Hugh, the son of Peter Arden, of Alvanley and Hawarden, carried on the main line, and had full possession of his estates by 1372. He married twice—first, Agnes Hulme, by whom he had Peter and Ralph;[485] and second, Cicely de Hyde,[486] by whom he had John, who lived in the service of the King. The seal of Peter, son of Hugh de Arderne, of Macclesfield, co. Chester, 1372,[487] is preserved in the British Museum, and bears three crosses crosslet and a chief Arderne. Old and infirm, Hugh was granted exemption from military service in 1408.

On page 212 she also covers an area which requires more research, namely the Catholic priest John Arden in the Tower with John Gerard. On the Family Tree THE ARDERNES OF ALVANLEY & (H)ARDEN, CHESHIRE (page 3) I placed him tentatively as the son of Ralph(1), both of whom mysteriously disappeared from Cheshire documentation between the Visitation Pedigree of 1566 and Glover’s Visitation Pedigree of 1580. Maybe Stopes’s clues will lead somewhere?

In a search for Arden and other prisoners who had escaped, Popish relics were found in the house of Francis Yeates, of Lyfford,[530] February 12, 1587. "The examination of John Arden,[531] gent., son of Laurence Arden, of Chichester, concerning an attempt made against the King of Spain, and his dealings with Dr. Hall and other fugitives. His brother Robert had been 24 years a Canon of Toledo in Spain."—December 27, 1590 (?). A prisoner named Arden is noted for years among the accounts of the Tower for the boarding of prisoners, and a Mr. Arden[532] escaped thence with Father Gerard by the assistance of John Lily and Richard Fulwood, October 8, 1597.

Thomas Arden, Canon of Worcester 1558, was deprived for Catholicism in 1562. (See Wood's "Athenæ Oxonienses"; and also "John Arden(?), late prebendary of Worcester, accused of heresy 1561.")

On pages 222-223, referring back to a previous page, Stopes mentions Thomas Arderne Sr, who moved from Cheshire to Leicestershire shortly after Bosworth, and emphasizes in italics why she assumes that Thomas Arden of Park Hall was the Thomas Ardern in Aston Cantlow. Unfortunately, for this claim to hold up, one has to assume that “it was through a careless mistake of the heralds that the fesse chequy was struck out”, whereas in other places she defends the integrity and accuracy of the heralds.

Page 27.—Another opinion of the derivation of Thomas Arden has been discussed. It has been supposed possible that he might have been descended from Thomas Arden of Leicestershire, son of Ralph Arden of Alvanley, by his wife Catharine, daughter of Sir William Stanley, of Hooton. This would account for the grant of the Cheshire arms, and would not thrust him out of the Arden pedigree; but the theory is not satisfactory on other grounds. One main objection is that there was no known Thomas of suitable date in that family. But in the Park Hall family there was a Thomas known to be alive during the period between 1502 and 1526, who has never been traced, if he did not go to Aston Cantlow. [Pg 223] Members of the Arden family accept him as the missing brother of Sir John, and believe that it was through a careless mistake of the heralds that the fesse chequy was struck out, and that the Shakespeares resented the substitution of another in place of the arms to which they had a right, and never accepted the grant. During the discussion John Shakespeare died.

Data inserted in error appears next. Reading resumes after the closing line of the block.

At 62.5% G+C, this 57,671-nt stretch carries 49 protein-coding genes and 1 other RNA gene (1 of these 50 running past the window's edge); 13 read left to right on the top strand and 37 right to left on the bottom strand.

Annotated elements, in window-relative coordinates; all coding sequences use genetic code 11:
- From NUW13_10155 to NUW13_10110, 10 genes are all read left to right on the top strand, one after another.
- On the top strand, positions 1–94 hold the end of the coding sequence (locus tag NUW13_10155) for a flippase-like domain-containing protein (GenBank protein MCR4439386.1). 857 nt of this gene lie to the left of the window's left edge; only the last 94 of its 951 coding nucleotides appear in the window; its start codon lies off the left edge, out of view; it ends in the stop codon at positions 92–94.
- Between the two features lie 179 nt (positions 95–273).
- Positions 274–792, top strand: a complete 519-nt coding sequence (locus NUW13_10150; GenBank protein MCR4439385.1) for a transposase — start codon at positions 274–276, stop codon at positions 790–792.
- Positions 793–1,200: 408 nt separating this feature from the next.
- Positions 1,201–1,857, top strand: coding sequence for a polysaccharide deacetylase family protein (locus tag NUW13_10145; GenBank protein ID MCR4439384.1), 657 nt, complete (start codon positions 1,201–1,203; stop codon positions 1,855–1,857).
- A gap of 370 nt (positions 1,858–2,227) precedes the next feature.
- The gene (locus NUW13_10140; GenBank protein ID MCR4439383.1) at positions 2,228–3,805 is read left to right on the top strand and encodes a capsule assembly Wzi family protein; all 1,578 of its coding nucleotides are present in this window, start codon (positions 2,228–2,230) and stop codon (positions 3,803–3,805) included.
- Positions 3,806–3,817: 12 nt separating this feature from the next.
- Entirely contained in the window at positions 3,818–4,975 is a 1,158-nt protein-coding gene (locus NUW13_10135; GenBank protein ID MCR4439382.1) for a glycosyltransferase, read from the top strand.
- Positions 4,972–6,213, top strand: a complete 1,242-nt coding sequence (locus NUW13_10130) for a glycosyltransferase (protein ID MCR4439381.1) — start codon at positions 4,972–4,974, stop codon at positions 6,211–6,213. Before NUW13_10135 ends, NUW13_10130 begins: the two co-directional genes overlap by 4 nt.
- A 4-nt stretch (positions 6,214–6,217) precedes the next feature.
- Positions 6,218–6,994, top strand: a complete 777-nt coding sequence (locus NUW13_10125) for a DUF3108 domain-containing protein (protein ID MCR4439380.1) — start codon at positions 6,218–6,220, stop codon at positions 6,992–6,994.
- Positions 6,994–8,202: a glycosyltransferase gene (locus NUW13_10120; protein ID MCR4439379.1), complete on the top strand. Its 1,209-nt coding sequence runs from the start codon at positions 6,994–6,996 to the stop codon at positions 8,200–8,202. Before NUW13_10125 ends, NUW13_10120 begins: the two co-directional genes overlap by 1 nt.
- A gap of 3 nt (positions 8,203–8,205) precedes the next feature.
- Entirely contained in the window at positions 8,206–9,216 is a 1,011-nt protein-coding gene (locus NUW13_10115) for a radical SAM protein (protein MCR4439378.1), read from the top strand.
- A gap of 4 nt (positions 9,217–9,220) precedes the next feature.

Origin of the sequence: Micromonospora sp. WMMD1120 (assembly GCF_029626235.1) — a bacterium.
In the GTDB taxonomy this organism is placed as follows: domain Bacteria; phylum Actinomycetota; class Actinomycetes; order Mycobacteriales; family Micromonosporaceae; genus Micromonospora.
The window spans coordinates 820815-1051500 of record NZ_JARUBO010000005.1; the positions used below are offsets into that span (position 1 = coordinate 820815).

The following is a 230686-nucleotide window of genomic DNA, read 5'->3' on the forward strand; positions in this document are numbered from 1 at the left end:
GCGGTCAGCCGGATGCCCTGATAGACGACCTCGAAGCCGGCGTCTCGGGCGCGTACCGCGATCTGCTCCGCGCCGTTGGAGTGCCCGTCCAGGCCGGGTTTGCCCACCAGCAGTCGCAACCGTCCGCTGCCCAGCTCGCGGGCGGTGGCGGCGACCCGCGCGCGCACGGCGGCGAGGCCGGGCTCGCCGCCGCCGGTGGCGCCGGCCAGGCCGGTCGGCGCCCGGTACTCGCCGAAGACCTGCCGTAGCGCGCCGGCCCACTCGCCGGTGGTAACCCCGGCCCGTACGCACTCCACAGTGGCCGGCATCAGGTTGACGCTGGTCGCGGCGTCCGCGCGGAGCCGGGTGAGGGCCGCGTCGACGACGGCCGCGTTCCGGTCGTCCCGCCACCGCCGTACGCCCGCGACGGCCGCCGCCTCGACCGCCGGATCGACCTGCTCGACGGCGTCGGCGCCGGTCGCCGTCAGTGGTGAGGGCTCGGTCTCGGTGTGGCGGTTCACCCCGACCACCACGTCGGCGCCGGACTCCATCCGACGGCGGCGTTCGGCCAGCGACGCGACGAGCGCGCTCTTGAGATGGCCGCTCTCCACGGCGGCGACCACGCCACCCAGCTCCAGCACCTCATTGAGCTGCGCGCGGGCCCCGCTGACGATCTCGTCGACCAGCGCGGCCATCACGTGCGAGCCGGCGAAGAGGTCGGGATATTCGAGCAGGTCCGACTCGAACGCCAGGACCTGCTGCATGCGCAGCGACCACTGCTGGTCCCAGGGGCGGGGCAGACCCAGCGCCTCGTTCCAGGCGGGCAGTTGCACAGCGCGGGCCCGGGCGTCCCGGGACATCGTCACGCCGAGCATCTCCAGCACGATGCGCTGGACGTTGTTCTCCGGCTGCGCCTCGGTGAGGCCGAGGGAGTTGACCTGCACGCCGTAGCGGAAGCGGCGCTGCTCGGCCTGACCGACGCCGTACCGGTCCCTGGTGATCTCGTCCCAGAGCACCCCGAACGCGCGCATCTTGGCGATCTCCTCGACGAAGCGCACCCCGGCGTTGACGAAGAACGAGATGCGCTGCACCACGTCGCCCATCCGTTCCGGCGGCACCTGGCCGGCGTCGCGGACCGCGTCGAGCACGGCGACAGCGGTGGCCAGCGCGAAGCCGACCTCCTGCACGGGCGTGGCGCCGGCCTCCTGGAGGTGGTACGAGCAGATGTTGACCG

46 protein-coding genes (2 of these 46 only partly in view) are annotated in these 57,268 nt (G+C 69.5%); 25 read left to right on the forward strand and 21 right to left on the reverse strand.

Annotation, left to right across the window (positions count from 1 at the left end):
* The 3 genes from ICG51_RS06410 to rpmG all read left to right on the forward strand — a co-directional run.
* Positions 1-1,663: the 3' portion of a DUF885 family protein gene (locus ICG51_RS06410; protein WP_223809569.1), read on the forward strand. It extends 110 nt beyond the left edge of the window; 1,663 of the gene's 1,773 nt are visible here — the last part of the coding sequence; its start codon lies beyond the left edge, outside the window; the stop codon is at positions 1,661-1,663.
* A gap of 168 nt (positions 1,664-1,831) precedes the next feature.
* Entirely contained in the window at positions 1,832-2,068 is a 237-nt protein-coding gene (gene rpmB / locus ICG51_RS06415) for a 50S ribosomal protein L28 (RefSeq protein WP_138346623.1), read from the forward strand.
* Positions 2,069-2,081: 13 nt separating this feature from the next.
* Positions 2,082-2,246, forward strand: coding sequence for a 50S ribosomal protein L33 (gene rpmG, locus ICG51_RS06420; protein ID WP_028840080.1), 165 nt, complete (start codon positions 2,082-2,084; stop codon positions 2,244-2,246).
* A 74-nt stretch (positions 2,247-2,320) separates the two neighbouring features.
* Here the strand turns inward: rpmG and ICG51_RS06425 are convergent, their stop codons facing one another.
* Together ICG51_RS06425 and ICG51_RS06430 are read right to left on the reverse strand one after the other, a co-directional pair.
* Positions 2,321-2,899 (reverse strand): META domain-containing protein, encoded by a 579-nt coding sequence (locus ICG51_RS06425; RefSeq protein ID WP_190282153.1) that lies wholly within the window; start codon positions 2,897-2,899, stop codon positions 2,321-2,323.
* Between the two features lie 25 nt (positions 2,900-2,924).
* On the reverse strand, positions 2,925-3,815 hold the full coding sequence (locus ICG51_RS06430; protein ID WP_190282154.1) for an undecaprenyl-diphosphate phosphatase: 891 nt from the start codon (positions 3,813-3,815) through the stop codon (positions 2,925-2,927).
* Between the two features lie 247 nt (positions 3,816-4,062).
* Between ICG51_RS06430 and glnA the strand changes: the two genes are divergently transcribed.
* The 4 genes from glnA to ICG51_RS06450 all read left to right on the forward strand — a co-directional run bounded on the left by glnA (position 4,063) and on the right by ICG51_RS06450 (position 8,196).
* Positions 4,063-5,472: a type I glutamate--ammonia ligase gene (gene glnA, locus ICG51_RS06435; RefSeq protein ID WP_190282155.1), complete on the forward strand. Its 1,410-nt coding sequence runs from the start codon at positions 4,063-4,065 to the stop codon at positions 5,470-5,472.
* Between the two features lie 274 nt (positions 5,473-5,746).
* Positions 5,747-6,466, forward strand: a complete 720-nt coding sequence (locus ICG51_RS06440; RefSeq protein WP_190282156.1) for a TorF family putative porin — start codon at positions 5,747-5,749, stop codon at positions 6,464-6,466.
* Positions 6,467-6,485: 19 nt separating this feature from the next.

As one final extract, on page 231, Stopes provides another instance where the cross-crosslets and fess chequy arms appear in the same list:

Stow MS. 692 contains the arms of the gentry and the grants by Sir Christopher Barker, 1536-49. Among these are: "Ardern goules, a cheff engrayled and three cross crosslets fitchée in gold. Ardern silver, a fesse chequy, gold and azur between three cressards gules. Arderne, Sir Robert, Ermine a fesse or and azur, Warwickshire." Among the grants is one to William Arderne, of Struton, Oskellyswade, Bedford, Clerk of the Market to the King's most honourable household. It omits the shield and only gives, "Crest a boar quarterly, gold and silver and Fleurs de luce, goules." As the Park Hall Ardens had a boar on their crest, he may have claimed connection.

All of this still leaves us with the questions:

- What happened to Thomas Arderne Esq. Sr’s lands in Leicestershire?

- Were they connected with the early death of his son and heir Sir John?

- Can we ever hope to reconstruct an accurate picture of the Cheshire Ardernes in and around the Forest of Arden?

We can but continue the search for Ardernes and cross-crosslets in and around the ancient Forest of Arden. Proverbially, it is so often the case that one can hardly see the wood for the trees. It is also useful to recall George Bernard Shaw’s statement, having decided that he had been pursuing the wrong Dark Lady: “After all, the wrong road always leads somewhere.”